Local conservation organization Columbia Wetlands Stewardship Partnership (CWSP) continues to move forward.
The partnership involves more than 30 valley groups from a wide range of sectors as well as municipal governments. Several months ago it welcomed a new president — Brisco resident and University of Alberta ecologist Suzanne Bayley.
“It’s fantastic that we have the kind of partnership we do. We have a representative from just about every single group in the valley that has an interest in the wetlands,” said Ms. Bayley. “It (the Partnership) really does gets its strength from having all the major players all coming to consensus. That’s what makes it so valuable. We’ve also had excellent support from a whole fleet of private landowners.”
The partnership was formed in 2007 to help the Province manage the Columbia Wetlands Wildlife Management Area. It has since had a hand in a number of projects that both help users appreciate the wetlands (such as its downloadable river guides) and help to further scientific knowledge of the area with
“With the river guides, we felt that the Columbia River is quite an interesting river and we have a lot of people coming here to canoe, but the river is complex, with multiple channels, so why not create a guide, one that people can pick the section of the river they want and then print it out?” said Ms. Bayley.
The partnership’s latest project is trying to bring the northern leopard frog back to the wetlands.
“Right now, we’re trying to get enough tadpoles to survive into adulthood that the species can be reintroduced,” Ms. Bayley, adding that other science-based projects include simply gathering data on the Columbia Wetlands, which are in such good condition that they have not been studied as much as more at-risk wetlands.
“It’s (the wetland) almost too good for its own good. It’s a beautiful, relatively intact wetland — one of the best in Western Canada — and as a consequence there’s really been relatively little research done on it. Research often tends to focus on wetlands that are in more immediate danger. So we want to get to know it better, to ensure we continue to manage it well,” said Ms. Bayley. “It’s good to have a healthy wetland, but there could be threats coming down the pipe. One of the things we are concerned about is climate change and how that might affect our wetland. We don’t have any information about that.”
The key to the Columbia Wetlands’ considerable biodiversity is its high variation of habitat, with some areas flooding seasonally and other drained most of the time, according to Ms. Bayley.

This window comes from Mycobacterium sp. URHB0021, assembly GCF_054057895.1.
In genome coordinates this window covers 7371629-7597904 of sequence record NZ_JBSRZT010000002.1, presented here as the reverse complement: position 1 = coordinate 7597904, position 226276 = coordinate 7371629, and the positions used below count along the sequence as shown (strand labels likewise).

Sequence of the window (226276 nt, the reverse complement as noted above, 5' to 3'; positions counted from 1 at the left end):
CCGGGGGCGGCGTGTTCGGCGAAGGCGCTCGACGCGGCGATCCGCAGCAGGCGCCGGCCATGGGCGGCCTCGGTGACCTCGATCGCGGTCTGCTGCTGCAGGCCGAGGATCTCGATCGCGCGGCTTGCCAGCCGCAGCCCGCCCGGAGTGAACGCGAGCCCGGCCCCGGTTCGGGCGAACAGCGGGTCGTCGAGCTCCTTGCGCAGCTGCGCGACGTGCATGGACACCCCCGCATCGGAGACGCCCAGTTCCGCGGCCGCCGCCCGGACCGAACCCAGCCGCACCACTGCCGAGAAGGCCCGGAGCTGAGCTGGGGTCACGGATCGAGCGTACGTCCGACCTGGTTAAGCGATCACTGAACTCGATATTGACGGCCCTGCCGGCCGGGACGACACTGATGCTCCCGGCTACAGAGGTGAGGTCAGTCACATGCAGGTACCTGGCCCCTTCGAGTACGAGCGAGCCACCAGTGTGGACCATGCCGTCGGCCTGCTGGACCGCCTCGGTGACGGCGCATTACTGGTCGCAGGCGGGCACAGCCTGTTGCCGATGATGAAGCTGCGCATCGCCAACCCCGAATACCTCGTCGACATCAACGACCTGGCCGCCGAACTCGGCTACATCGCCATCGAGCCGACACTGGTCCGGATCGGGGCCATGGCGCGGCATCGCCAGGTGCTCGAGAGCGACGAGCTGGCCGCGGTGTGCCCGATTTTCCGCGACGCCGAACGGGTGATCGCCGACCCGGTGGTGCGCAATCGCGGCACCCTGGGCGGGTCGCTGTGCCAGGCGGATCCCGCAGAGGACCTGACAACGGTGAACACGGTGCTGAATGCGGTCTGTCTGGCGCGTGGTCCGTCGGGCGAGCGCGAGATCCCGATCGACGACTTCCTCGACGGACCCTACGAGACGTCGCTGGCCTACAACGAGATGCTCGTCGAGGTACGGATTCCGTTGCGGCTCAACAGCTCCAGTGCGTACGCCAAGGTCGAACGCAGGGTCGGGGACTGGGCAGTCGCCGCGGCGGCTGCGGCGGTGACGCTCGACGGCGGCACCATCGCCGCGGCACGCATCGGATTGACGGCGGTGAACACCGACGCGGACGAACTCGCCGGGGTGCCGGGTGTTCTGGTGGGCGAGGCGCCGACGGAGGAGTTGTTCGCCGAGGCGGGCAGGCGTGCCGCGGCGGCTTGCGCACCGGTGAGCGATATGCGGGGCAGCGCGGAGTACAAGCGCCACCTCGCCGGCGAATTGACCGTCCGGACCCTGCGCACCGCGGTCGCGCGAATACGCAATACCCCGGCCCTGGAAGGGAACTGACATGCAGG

Another important aspect is the naturally occurring levees in the wetlands.
“Without those levees, we wouldn’t have a wetland, but we don’t know much about them yet,” she said.
Ms. Bayley said the Columbia Wetlands are unique compared with other large East Kootenay wetlands, such as those in Creston and Bummer Flats, since those others are managed by humans (with water pumped in and drained) while the Columbia Wetlands are more or less completely natural.
Other projects involving the partnership include the Dutch Creek stream restoration proposal; the Fairmont Hot Springs riparian habitat enhancement; the annual Columbia Salmon Festival; the Wilmer slough cleanup; the Habitat Linkage project; examining the impact of human activities on river levees and perched wetlands; the northern leopard frog habitat assessment; water monitoring in the Upper Columbia watershed; dealing with invasive species; combating noxious weeds on private lands; developing soil science; creating an Adaptive Management Strategy for the area; conducting a photo plot survey; developing the “Columbia Wetlands: A Natural Inspiration” art project; and a firefly project.
To learn more and to download the updated river guide, visit www.cwsp.ca.
CWSP members include:
Canadian Wildlife Service
Ministry of Transport (federal)
Ministry of Environment (provincial)
Akisqnuk First Nation
University of Alberta
Regional District of East Kootenay (RDEK) staff and electied officials
Various municipal elected officials (from Canal Flats, Radium Hot Springs, Invermere and Golden)
Wildsight (Golden and Invermere
Golden Outdoor Rec Association
Golden District Rod and Gun Club
Brisco Recreation Society
Friends of the Columbia Wetlands
Residents of the Upper Columbia River Group
Windermere District Farmers’ Institute
Canal Flats Rod and Gun Club
Windermere District Rod and Gun Club
Wings Over the Rockies
Lake Windermere Ambassadors
Nature Conservancy of Canada
Greenways Trail Alliance
B.C. Trappers’ Association
Golden Heritage Tourism Group
various guides and outfitters
various commercial tourism operators